Colorado works hard to ensure integrity of its voting system

Colorado’s elections processes and their outcomes are secure; you can trust them. As the current secretary of state, Republican Wayne Williams, and the former secretary of state, Democrat Bernie Buescher, we’re writing to assure you that our state’s systems work — despite threats of hacking and concerns of tampered elections. Both this office and our 64 county clerks are committed to fair and honest elections.

Let us explain briefly why we can speak so unequivocally about the security of our elections.

The Secretary of State’s office is constantly reviewing the voter rolls to ensure accuracy. We receive information from the Colorado Department of Public Health and Environment and the Social Security Administration to ensure the names of those voters who have passed away are removed from the rolls. We obtain information nightly from the Division of Motor Vehicles to allow county clerks to make address and other changes initiated by Coloradans. We run nationwide change-of-address searches in conjunction with the United States Postal Service and clerks inactivate voters whose mail is returned without a forwarding address. We match state and federal records on convicted felons and remove them from the rolls. We obtain information on documents used to obtain driver’s licenses and we remove noncitizens from the rolls. We share information with other states to remove duplicate registrations and prosecute those who vote in more than one state. And we conduct all of these checks with an eye toward making sure that we don’t unintentionally remove the names of eligible voters.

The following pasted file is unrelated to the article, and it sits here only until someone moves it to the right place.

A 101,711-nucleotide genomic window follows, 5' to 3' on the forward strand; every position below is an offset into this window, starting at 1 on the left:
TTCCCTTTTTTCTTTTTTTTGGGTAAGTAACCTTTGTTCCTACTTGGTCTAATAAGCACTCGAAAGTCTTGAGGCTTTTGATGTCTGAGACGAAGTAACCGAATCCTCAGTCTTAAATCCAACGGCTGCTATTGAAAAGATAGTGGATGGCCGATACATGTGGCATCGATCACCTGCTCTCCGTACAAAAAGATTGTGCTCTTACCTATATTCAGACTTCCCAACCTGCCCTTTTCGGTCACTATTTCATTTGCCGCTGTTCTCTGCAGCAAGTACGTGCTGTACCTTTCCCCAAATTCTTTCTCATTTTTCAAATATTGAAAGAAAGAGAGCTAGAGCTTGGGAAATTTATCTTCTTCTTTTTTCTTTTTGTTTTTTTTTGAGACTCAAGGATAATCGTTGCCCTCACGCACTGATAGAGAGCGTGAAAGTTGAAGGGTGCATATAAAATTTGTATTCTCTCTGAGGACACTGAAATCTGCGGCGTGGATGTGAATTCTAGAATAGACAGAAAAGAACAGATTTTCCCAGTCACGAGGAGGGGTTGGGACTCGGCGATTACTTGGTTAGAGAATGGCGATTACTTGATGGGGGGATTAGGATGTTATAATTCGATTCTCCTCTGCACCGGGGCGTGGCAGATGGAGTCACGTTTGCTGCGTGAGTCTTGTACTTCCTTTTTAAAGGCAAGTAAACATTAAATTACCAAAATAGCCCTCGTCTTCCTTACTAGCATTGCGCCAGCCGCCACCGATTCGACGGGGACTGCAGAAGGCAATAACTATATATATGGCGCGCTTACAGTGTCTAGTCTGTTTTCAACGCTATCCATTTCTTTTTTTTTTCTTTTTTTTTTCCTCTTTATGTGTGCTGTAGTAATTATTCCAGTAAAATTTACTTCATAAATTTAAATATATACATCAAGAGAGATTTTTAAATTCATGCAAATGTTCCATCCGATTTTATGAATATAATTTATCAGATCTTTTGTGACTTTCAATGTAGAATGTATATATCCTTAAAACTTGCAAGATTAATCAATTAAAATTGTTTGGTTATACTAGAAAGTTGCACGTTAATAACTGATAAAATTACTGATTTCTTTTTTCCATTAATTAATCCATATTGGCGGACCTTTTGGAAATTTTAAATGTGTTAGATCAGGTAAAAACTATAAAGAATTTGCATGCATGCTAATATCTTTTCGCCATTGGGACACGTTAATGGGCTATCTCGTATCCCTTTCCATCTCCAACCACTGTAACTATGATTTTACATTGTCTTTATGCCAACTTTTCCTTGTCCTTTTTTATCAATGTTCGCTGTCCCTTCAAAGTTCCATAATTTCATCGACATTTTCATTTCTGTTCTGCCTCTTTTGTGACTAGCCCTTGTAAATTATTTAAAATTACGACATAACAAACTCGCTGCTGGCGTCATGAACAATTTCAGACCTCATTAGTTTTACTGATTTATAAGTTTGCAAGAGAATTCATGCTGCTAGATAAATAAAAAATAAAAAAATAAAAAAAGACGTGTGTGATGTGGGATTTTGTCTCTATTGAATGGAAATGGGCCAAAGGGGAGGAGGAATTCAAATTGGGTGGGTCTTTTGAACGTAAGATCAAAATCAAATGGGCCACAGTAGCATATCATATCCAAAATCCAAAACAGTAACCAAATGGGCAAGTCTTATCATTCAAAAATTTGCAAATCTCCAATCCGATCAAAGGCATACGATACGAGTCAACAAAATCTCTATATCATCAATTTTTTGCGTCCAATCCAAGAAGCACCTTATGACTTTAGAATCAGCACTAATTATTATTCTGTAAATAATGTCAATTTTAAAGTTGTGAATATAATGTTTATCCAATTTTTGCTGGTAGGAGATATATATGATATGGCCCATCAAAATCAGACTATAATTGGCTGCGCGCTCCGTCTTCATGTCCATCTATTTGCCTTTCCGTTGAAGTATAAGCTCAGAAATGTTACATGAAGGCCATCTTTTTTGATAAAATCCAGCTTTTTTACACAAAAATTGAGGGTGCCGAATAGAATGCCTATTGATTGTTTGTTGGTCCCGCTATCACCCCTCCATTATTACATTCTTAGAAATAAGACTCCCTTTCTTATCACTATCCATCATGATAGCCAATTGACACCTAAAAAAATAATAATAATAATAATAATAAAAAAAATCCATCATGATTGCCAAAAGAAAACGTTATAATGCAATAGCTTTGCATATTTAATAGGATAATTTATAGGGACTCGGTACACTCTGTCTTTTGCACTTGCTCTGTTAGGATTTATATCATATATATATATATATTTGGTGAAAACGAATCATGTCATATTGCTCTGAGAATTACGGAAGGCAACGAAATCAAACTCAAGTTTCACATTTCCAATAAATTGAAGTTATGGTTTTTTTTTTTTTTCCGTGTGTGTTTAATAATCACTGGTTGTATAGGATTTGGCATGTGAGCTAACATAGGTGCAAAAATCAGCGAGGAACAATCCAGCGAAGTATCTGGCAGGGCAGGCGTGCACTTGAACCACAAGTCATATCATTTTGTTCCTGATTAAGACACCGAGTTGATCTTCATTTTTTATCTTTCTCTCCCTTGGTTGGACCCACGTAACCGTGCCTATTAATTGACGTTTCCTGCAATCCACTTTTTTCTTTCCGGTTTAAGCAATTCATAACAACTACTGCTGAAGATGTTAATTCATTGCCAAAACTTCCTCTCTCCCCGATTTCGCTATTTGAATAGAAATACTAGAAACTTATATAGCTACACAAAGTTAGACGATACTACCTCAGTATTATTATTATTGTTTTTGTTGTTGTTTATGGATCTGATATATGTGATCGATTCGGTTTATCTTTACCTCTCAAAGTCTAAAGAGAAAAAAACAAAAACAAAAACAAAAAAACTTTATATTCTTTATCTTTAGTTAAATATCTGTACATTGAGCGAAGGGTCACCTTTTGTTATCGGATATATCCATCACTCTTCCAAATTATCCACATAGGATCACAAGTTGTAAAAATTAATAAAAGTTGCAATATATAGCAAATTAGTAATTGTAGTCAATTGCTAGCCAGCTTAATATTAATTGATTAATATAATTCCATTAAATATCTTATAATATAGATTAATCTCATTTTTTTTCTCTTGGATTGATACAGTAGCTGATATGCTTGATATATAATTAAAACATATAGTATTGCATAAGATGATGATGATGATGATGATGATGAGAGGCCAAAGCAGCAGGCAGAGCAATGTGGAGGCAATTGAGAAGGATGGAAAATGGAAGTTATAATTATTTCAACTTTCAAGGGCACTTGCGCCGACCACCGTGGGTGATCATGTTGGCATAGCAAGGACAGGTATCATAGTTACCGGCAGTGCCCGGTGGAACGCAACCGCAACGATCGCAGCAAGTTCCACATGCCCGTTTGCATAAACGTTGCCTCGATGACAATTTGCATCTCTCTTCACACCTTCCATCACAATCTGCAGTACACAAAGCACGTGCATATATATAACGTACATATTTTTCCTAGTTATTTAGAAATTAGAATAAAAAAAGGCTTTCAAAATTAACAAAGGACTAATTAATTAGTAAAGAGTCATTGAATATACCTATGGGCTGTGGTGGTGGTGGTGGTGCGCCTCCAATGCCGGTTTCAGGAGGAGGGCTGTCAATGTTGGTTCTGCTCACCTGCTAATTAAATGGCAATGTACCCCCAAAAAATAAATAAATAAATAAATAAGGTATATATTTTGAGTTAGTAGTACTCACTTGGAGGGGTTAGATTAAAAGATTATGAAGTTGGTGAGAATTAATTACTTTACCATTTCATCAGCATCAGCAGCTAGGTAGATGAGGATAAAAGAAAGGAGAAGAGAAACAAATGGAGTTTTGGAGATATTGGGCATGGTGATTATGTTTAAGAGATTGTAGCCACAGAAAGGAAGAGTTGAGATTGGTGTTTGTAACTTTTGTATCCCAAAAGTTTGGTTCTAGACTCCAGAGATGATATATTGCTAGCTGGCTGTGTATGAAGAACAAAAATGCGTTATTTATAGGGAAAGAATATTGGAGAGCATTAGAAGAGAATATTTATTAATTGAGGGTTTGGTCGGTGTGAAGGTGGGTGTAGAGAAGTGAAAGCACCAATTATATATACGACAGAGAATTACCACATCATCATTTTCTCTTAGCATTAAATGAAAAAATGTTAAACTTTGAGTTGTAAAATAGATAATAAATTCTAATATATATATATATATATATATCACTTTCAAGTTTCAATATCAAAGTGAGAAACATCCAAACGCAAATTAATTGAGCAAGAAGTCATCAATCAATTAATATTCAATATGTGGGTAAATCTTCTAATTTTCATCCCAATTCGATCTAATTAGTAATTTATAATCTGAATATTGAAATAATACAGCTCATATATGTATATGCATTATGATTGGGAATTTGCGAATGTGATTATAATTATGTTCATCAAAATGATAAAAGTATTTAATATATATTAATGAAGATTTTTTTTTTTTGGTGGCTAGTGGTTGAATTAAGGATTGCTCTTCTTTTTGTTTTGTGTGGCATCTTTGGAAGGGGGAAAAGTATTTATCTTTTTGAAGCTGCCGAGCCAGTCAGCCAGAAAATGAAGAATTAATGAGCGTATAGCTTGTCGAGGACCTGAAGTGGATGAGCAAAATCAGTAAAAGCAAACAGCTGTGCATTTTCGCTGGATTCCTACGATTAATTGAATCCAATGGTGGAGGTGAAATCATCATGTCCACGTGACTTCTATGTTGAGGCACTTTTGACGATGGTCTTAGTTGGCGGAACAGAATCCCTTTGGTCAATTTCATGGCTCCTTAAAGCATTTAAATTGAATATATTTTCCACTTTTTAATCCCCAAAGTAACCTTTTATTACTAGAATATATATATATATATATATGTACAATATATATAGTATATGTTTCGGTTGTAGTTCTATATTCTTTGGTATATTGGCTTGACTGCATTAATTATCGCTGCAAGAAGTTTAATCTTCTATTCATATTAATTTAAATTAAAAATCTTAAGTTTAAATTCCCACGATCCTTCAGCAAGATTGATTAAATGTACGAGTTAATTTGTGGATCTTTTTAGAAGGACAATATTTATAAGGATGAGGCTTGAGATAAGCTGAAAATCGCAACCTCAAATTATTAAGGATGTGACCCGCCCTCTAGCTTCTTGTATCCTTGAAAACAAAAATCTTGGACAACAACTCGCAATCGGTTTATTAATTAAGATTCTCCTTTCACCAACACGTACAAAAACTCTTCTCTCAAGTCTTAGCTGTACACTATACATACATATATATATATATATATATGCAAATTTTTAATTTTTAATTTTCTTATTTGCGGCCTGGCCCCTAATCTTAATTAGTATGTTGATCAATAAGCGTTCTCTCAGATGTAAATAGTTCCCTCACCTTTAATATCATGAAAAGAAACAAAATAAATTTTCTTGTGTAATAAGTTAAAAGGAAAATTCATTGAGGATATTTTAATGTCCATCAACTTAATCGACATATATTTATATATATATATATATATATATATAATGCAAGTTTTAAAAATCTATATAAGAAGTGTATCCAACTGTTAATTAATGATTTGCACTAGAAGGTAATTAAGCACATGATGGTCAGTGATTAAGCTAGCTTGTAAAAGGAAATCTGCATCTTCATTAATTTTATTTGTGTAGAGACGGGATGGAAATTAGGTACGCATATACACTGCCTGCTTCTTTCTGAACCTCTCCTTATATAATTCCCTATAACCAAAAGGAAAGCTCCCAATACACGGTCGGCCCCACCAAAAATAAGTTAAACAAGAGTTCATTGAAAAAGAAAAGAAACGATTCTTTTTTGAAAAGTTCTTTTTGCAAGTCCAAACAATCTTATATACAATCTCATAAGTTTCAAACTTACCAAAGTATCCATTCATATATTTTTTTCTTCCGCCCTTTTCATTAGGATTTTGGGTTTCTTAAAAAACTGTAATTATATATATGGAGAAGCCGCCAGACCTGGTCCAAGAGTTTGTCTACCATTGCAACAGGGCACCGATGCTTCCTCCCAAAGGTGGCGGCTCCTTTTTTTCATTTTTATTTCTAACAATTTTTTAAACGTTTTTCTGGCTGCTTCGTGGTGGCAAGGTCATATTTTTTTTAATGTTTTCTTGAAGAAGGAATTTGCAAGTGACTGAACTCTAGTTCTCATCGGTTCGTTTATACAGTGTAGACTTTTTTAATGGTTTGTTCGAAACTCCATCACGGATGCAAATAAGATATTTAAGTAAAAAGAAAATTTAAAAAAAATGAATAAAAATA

So, is the system perfect? No. But we can assure you Colorado’s county clerks work tirelessly to ensure that only the names of people eligible and registered to vote appear on the list, and the amount of error is very small. Adding the Social Security death index and expanded review of matching criteria enabled us to remove the names of dead voters, which is why the news reports cited older examples. Colorado has made a number of improvements in the last few years and we continue to work with the Legislature and clerks to make the system even better.

County clerks mail a ballot to each active registered elector in Colorado. Voters have the option of returning the ballot by mail, dropping the ballot off at a 24-hour drop box, or voting in person at a Voter Service and Polling Center. Drop boxes are under continuous surveillance and the ballots from them are taken to the clerk’s office by a bipartisan team.

Each step of ballot processing is performed by bipartisan election judges — with those judges appointed by the Democrat and Republican parties. Each step, including signature verification, is also witnessed by party-appointed watchers. During that step, election judges match voter signatures on every single ballot envelope against signatures on file. If the bipartisan team cannot verify the signature, the voter will be given an opportunity to cure the signature. If there is no cure, the vote will not be counted. This system works. In the most recent general election 10,000 attempts to vote without a matching signature were prevented.

Colorado’s voting and tabulation machines are secure. Every machine is tested for accuracy both before and after the election under the watchful eye of bipartisan election judges and observers credentialed by the state political parties. Voting and tabulation machines are sealed and stored in a locked room under 24-hour surveillance. The machines are never connected to the internet, so there are no external network vulnerabilities.

In addition to these security measures, all voting machines in this state are required to produce a paper record on which voters may review their selections, something not required in every state. This is important because it maintains a system of paper records that can be audited at any time after the election.

Colorado works hard to ensure the integrity of the system. While there are isolated incidents that Colorado will investigate and prosecute, it just isn’t possible to tamper with or rig an election on a large scale. Coloradans can vote with the assurance that their vote will be counted accurately.

This column was originally written for The Denver Post.


Wayne Williams was elected Colorado’s secretary of state in 2014. Bernie Buescher served as secretary of state from 2009 to 2011. Williams is a Republican from El Paso County. Buescher is a Democrat from Mesa County.


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